Bowmor Whiskey 1
The World’s Most Expensive Scotch Whisky
A good single-malt scotch whisky will always be sought after by aficionados; the smoky, peaty flavour of the clear to amber liquid can turn anyone into a devotee. Correspondingly, fans of Scotland’s most famous product are willing to pay heavily for the opportunity to own a bottle of and perhaps even taste the rarest and oldest whiskies in the world.
It is a fact that the longer a whisky is aged in an oak cask, the more complex and smooth its flavours will become. Scottish regulations require that anything labelled as “Scotch” must be aged for a minimum of three years and must be distilled in Scotland; scotch connoisseurs say that the spirit goes from good to great after it has been aged for at least ten years.
There are two single-malt whiskies that are in the competition for being considered the world’s most expensive: in 2010 a bottle of The Macallan 64-year-old single malt, housed in a specially-made “Lalique: Cire Perdue” crystal decanter sold at auction for a staggering $460,000 US, making it the most expensive whisky ever sold. On October 10, 2012, a bottle of 54-year-old Bowmore was expected to fetch $240,675 USD; however the whisky failed to sell as buyers were not prepared to meet the minimum asking price. Therefore, the bottle of 1957 Bowmore is considered to be the whisky with the world’s highest asking price.
The Macallan: Most expensive ever sold
The Macallan brand of whisky is distilled in the Speyside region of Scotland and is labelled according to Scottish regulations as a Highland Single Malt. Speyside whiskies are distilled in Strathspey, the region around the River Spey in north eastern Scotland, and are known to be the lightest and sweetest of the single malts. This is due to Speyside lacking the peat that is present in regions such as Islay, which gives some single malts their heavy, smoky notes, and also due to the lack of salinity and ozone which is characteristic of single malts which come from the coastal areas. Speyside whiskies further distinguish themselves by not having the floral, dry aromas and taste hints that are typical of Lowland whiskies. When Speyside whiskies are aged in sherry oak barrels, they become quite powerful and incredibly complex with subtle notes that many whisky lovers all over the world will willingly spend a fortune for.
Speyside is home to the world’s three top-selling single-malts: Glenlivet, Glenfiddich and The Macallan all call the region home, and year after year, all brands of The Macallan, from the 12-year aged whisky to older variants, are deemed to be the world’s best. In fact, The Macallan is known for being the “gold standard” of scotch.
The 64-year-old The Macallan whisky which is in the Guinness Book of World Records as being the most expensive ever sold is available for those who’d like to try it: for a mere $64,000, one can have “a wee dram” at the £10, a bar at the Montage Beverly Hills hotel. The amount paid is then given to the charity of the buyer’s choice.
1957 Bowmore: The whisky with the world’s highest asking price
The 1957 Bowmore, which failed to sell on October 10 is expected to sell for more than its asking price the next time it is offered at auction; Bowmore is another single malt that is more than well-respected in whisky aficionado circles and has extraordinary tasting features that are preferred by those who enjoy a darker, smokier, and almost medicinal tasting dram.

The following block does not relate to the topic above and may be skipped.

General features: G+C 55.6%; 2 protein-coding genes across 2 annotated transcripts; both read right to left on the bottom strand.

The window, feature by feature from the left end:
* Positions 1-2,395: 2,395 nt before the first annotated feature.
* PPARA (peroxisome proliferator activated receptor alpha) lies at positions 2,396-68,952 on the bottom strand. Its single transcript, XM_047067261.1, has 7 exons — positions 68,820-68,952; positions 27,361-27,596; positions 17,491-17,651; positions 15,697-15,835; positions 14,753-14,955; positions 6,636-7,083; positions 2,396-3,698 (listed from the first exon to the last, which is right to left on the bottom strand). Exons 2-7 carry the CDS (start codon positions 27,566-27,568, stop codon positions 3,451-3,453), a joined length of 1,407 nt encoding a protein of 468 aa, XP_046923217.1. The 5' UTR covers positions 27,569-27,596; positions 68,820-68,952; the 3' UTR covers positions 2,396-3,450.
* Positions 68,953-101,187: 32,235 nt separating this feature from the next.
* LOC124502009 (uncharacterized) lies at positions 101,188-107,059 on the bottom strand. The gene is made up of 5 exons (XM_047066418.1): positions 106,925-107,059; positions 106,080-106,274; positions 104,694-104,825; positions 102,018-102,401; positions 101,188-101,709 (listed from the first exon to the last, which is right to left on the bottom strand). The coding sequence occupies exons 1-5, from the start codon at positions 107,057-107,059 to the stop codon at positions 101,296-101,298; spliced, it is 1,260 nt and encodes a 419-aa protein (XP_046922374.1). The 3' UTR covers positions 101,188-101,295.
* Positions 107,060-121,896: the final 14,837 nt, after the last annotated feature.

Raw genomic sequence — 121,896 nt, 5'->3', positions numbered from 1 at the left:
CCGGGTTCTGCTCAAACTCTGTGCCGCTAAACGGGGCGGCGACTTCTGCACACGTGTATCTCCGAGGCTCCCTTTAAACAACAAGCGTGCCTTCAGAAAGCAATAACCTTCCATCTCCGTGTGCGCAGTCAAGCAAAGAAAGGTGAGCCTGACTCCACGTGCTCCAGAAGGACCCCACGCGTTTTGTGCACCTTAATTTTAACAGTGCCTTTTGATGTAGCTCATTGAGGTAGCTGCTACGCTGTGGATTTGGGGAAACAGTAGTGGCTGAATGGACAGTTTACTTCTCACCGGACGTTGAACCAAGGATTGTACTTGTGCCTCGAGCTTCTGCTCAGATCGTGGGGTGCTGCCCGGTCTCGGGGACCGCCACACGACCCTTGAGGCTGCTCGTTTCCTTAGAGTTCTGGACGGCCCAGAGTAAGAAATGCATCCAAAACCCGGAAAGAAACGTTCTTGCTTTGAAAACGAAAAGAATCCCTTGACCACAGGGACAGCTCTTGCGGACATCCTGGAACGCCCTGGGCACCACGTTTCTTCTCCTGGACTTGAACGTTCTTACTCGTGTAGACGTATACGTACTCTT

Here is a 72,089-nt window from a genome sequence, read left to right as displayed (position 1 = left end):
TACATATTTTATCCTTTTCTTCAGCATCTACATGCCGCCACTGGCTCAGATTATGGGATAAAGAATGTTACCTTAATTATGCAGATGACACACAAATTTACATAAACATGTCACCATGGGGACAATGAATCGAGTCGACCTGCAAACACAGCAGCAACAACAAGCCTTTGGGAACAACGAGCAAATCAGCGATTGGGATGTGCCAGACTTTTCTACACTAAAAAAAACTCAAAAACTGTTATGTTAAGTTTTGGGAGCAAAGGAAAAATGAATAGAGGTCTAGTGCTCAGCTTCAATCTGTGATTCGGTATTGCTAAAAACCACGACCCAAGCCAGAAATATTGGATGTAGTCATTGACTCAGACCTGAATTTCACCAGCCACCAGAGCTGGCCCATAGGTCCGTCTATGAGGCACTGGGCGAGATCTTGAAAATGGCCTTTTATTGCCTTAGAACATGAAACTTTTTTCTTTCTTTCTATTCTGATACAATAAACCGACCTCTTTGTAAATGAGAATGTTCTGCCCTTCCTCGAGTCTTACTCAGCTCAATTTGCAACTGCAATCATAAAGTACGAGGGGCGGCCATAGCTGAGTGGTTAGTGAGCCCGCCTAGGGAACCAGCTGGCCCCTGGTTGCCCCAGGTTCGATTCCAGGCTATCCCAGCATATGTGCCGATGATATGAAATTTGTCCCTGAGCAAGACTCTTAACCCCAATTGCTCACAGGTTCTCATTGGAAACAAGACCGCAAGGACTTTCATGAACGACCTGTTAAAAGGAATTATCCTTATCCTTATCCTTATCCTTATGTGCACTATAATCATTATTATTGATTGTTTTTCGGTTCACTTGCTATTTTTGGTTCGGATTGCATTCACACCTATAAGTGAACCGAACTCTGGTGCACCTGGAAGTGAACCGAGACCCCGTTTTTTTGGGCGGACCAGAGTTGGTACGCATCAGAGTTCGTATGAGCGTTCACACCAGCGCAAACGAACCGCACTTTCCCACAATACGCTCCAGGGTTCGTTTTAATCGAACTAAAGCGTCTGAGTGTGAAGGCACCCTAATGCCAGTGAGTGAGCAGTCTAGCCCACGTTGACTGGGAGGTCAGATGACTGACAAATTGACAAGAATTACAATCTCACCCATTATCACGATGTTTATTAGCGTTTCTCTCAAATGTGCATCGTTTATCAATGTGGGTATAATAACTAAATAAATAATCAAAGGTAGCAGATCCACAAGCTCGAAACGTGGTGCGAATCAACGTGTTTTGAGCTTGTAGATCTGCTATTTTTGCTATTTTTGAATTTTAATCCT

The Bowmore distillery is found on Islay, an Inner Hebrides island off the west coast of Scotland. Having been in operation since 1779, older whiskies from this company are highly prized. Although Islay whiskies are known for being heavily peated and smoky with notes of seaweed, iodine and salt due to the distilleries being on the ocean’s shoreline, but Bowmore produces a more balanced product using only a medium-heavy peating process (25 ppm) and aging the whiskey in sherry casks. Other famed Islay single malt whiskies include Laphroaig which is the favourite beverage of fictional Edinburgh detective Rebus, Ardbeg, an award-winning scotch, and Lagavulin.
The 1957 Bowmore, which was bottled in 2011, is only one of a dozen bottles that are in existence. A second bottle is scheduled to go to auction in the United States on October 28 this year. According to whiskey specialist Martin Green of Bonhams, the auction house responsible for the attempted sale of the special bottle of Bowmore, “the skill and patience that has gone into the production of this product has not been appreciated by the market.”
The single malt was presented in a visually stunning hand-blown decanter encrusted with platinum, and according to the tasting notes given to the potential buyers at the auction, the primary flavours hinted of blueberries, figs, cassis, eucalyptus and sea salt with secondary flavours of dark chocolate and grapefruit. Aftertastes of star anise and bergamot were also noted. Bowmore stated that the proceeds of the sale were to go to five Scottish charities.
While The Macallan and Bowmore make the most expensive whiskies in the world, a whiskey lover need not despair if he or she cannot afford the asking price for the exquisite variants mentioned in our article; the Speyside distillery and the Islay company produce the world’s best entry-level 12 –year-old whiskies which are also deemed as outstanding by experts. Fortunately for those of us who enjoy a drop of whiskey in the evening after dinner, these younger single malts are an affordable luxury and can give us an authentic taste of the high life.